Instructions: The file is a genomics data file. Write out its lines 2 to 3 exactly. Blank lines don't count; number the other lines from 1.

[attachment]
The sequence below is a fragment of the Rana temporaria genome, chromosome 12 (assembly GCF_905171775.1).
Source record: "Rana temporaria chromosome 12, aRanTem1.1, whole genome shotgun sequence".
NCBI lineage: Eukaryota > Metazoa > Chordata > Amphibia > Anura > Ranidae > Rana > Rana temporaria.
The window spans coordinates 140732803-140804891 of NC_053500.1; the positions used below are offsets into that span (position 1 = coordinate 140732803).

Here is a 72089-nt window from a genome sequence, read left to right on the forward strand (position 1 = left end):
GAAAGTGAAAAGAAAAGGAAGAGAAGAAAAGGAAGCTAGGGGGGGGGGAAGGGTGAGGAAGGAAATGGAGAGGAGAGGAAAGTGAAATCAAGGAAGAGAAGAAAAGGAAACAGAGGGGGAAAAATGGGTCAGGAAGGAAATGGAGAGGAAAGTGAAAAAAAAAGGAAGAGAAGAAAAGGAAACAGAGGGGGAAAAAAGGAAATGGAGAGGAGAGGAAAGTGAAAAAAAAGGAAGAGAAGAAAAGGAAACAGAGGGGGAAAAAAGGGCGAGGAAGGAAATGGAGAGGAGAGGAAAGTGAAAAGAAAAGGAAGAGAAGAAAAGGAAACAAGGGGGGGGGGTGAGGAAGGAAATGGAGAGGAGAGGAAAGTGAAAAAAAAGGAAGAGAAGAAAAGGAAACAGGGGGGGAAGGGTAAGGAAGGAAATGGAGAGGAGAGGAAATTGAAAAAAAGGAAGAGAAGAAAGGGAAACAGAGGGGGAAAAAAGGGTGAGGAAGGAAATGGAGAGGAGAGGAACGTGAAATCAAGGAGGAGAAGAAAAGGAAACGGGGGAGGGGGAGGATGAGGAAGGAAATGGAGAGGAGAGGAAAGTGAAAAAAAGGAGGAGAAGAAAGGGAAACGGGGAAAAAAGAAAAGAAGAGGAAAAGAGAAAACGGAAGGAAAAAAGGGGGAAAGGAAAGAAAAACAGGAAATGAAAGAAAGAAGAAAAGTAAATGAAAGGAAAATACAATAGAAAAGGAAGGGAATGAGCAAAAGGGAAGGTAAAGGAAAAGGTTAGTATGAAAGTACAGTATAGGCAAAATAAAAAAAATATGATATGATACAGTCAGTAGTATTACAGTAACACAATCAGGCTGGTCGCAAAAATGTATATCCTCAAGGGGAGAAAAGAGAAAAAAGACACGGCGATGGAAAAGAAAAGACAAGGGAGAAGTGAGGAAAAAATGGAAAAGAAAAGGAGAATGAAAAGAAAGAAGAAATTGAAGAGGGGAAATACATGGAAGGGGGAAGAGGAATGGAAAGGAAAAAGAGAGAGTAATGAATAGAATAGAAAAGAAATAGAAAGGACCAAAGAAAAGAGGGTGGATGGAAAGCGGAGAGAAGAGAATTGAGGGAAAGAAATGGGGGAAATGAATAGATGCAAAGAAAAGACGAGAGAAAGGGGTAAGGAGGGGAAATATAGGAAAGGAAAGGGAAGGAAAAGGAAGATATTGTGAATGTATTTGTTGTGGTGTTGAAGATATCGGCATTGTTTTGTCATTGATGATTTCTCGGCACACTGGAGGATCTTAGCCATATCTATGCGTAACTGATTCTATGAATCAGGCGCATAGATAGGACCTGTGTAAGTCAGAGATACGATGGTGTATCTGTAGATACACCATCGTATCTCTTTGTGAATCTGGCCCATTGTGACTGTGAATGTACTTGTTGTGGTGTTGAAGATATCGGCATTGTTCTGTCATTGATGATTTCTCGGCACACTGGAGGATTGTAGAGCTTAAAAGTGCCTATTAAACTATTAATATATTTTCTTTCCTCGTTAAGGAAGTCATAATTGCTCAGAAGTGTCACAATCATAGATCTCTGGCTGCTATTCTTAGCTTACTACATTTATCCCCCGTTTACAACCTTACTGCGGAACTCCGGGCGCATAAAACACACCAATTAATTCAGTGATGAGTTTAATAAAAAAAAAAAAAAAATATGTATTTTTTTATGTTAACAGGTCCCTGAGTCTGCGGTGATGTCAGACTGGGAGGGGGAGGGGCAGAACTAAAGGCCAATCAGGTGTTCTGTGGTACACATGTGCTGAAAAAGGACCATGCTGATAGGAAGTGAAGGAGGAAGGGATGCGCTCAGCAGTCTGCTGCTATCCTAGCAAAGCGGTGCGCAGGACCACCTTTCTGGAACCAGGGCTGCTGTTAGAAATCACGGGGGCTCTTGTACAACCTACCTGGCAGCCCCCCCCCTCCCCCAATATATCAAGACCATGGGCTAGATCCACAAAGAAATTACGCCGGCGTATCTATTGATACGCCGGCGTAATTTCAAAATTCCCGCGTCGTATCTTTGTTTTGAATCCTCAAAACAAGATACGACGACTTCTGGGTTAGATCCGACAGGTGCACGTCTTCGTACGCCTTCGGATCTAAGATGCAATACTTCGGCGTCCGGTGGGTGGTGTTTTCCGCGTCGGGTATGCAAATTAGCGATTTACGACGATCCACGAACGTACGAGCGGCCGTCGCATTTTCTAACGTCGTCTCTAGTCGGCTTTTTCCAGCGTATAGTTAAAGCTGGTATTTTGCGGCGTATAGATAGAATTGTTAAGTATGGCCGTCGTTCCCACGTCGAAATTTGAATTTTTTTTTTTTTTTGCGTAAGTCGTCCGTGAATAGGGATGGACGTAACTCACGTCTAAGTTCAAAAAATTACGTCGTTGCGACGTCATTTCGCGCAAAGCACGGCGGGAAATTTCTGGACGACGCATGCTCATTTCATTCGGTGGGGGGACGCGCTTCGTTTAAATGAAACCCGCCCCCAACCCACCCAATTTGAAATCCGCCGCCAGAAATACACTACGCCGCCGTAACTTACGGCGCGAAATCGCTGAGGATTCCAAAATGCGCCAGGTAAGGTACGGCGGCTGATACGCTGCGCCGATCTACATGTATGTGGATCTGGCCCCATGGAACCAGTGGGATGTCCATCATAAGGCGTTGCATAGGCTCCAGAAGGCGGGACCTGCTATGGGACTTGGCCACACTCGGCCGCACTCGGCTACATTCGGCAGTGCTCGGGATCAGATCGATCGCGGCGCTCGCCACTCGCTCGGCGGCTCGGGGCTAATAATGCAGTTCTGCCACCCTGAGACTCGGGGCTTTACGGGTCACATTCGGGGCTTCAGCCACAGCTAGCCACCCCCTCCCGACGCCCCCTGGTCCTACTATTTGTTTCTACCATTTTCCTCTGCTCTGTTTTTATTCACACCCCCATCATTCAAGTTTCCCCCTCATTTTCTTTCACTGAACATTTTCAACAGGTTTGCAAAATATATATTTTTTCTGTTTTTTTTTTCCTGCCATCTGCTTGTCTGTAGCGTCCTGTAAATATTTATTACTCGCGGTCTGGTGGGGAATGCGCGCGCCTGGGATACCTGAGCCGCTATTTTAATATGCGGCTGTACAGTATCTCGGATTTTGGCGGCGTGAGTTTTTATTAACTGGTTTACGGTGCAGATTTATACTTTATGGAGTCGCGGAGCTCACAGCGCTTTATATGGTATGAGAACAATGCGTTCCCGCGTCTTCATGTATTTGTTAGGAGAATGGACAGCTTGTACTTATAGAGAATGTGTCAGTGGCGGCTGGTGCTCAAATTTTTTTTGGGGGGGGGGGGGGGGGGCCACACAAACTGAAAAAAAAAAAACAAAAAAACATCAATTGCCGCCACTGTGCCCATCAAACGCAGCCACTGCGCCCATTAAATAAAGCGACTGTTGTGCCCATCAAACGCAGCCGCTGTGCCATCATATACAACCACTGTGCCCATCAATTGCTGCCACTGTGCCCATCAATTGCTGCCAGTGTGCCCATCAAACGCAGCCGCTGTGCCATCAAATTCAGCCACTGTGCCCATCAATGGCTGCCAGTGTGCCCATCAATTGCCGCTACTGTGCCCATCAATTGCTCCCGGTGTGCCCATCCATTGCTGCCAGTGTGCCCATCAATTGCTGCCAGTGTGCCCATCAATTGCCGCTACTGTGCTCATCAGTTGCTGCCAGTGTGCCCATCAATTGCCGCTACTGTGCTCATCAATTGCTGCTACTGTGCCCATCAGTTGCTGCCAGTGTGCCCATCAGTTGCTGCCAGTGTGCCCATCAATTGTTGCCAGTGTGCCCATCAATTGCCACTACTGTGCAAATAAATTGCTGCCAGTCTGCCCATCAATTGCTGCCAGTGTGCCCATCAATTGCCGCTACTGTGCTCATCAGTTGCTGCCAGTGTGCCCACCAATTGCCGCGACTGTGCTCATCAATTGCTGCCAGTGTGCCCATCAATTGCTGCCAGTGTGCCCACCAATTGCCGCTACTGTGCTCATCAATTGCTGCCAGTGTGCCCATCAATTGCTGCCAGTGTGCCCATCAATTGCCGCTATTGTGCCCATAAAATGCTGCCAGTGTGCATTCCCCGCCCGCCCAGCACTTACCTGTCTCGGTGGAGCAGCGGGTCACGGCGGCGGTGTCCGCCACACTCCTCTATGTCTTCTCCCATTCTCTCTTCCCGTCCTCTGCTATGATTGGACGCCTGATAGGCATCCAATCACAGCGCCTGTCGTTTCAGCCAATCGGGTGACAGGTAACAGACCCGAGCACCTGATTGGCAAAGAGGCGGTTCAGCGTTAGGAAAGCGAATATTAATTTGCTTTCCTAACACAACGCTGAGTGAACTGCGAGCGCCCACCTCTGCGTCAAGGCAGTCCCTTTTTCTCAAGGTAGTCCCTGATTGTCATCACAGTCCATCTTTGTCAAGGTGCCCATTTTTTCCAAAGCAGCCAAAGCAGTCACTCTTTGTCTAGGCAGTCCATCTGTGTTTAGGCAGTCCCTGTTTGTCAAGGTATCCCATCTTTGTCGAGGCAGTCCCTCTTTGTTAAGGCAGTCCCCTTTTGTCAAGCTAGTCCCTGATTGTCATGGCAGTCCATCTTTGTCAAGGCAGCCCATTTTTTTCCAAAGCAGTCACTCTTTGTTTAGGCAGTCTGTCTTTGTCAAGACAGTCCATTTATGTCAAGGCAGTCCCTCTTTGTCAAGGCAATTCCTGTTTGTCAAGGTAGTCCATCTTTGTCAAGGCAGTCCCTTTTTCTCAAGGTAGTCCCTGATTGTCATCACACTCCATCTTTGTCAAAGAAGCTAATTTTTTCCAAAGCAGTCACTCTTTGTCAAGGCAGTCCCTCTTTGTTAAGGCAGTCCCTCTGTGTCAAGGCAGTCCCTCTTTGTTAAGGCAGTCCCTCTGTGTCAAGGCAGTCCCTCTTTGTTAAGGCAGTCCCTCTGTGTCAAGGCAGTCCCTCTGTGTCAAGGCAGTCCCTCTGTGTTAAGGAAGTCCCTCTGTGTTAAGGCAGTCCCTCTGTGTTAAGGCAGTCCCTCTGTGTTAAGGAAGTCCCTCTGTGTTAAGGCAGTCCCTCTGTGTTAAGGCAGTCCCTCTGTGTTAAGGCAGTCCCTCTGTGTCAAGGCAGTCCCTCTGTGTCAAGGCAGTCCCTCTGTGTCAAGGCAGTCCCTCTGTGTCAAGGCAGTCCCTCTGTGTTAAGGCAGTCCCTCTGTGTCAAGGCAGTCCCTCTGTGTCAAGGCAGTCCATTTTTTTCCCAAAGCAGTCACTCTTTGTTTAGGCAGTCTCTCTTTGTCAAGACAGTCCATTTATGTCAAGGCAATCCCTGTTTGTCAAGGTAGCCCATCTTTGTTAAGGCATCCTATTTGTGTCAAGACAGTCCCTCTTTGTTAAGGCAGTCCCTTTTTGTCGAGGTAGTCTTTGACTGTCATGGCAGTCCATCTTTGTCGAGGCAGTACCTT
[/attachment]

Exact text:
Source record: "Rana temporaria chromosome 12, aRanTem1.1, whole genome shotgun sequence".
NCBI lineage: Eukaryota > Metazoa > Chordata > Amphibia > Anura > Ranidae > Rana > Rana temporaria.